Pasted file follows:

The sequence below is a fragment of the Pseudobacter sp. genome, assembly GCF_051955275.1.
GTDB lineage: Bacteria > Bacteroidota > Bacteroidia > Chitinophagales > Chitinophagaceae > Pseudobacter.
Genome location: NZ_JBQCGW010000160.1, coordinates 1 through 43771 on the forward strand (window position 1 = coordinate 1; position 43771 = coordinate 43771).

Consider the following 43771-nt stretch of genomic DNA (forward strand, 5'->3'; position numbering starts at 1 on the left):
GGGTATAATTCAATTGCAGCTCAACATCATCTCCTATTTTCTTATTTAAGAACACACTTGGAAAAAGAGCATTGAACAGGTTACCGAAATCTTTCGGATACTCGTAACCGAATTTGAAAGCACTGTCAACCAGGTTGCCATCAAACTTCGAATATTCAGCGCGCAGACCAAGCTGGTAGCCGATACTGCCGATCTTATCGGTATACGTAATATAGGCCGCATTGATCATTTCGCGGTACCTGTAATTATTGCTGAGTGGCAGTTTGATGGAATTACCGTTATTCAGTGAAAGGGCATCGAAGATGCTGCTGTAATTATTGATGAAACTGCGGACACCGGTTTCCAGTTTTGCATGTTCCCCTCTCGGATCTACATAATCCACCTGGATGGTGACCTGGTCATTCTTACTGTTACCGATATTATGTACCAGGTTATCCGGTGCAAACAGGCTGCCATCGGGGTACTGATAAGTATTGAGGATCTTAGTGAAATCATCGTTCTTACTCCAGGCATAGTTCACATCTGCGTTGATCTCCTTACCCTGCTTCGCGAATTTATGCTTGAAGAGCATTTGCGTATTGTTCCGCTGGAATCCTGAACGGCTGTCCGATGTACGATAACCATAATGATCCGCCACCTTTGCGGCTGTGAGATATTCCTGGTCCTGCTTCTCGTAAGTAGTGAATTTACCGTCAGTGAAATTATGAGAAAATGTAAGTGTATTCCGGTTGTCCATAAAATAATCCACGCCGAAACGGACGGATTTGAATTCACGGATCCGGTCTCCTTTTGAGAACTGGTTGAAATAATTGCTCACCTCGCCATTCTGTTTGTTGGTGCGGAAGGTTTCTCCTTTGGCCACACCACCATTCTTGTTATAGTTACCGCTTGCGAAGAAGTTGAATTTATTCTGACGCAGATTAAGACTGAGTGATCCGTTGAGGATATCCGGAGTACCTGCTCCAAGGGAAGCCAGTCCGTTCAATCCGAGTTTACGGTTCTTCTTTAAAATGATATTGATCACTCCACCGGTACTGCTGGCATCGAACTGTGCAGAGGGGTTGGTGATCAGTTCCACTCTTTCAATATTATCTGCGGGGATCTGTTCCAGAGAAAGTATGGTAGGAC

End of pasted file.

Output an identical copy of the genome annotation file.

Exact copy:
The sequence below is a fragment of the Pseudobacter sp. genome, assembly GCF_051955275.1.
GTDB lineage: Bacteria > Bacteroidota > Bacteroidia > Chitinophagales > Chitinophagaceae > Pseudobacter.
Genome location: NZ_JBQCGW010000160.1, coordinates 1 through 43771 on the forward strand (window position 1 = coordinate 1; position 43771 = coordinate 43771).

Consider the following 43771-nt stretch of genomic DNA (forward strand, 5'->3'; position numbering starts at 1 on the left):
GGGTATAATTCAATTGCAGCTCAACATCATCTCCTATTTTCTTATTTAAGAACACACTTGGAAAAAGAGCATTGAACAGGTTACCGAAATCTTTCGGATACTCGTAACCGAATTTGAAAGCACTGTCAACCAGGTTGCCATCAAACTTCGAATATTCAGCGCGCAGACCAAGCTGGTAGCCGATACTGCCGATCTTATCGGTATACGTAATATAGGCCGCATTGATCATTTCGCGGTACCTGTAATTATTGCTGAGTGGCAGTTTGATGGAATTACCGTTATTCAGTGAAAGGGCATCGAAGATGCTGCTGTAATTATTGATGAAACTGCGGACACCGGTTTCCAGTTTTGCATGTTCCCCTCTCGGATCTACATAATCCACCTGGATGGTGACCTGGTCATTCTTACTGTTACCGATATTATGTACCAGGTTATCCGGTGCAAACAGGCTGCCATCGGGGTACTGATAAGTATTGAGGATCTTAGTGAAATCATCGTTCTTACTCCAGGCATAGTTCACATCTGCGTTGATCTCCTTACCCTGCTTCGCGAATTTATGCTTGAAGAGCATTTGCGTATTGTTCCGCTGGAATCCTGAACGGCTGTCCGATGTACGATAACCATAATGATCCGCCACCTTTGCGGCTGTGAGATATTCCTGGTCCTGCTTCTCGTAAGTAGTGAATTTACCGTCAGTGAAATTATGAGAAAATGTAAGTGTATTCCGGTTGTCCATAAAATAATCCACGCCGAAACGGACGGATTTGAATTCACGGATCCGGTCTCCTTTTGAGAACTGGTTGAAATAATTGCTCACCTCGCCATTCTGTTTGTTGGTGCGGAAGGTTTCTCCTTTGGCCACACCACCATTCTTGTTATAGTTACCGCTTGCGAAGAAGTTGAATTTATTCTGACGCAGATTAAGACTGAGTGATCCGTTGAGGATATCCGGAGTACCTGCTCCAAGGGAAGCCAGTCCGTTCAATCCGAGTTTACGGTTCTTCTTTAAAATGATATTGATCACTCCACCGGTACTGCTGGCATCGAACTGTGCAGAGGGGTTGGTGATCAGTTCCACTCTTTCAATATTATCTGCGGGGATCTGTTCCAGAGAAAGTATGGTAGGAC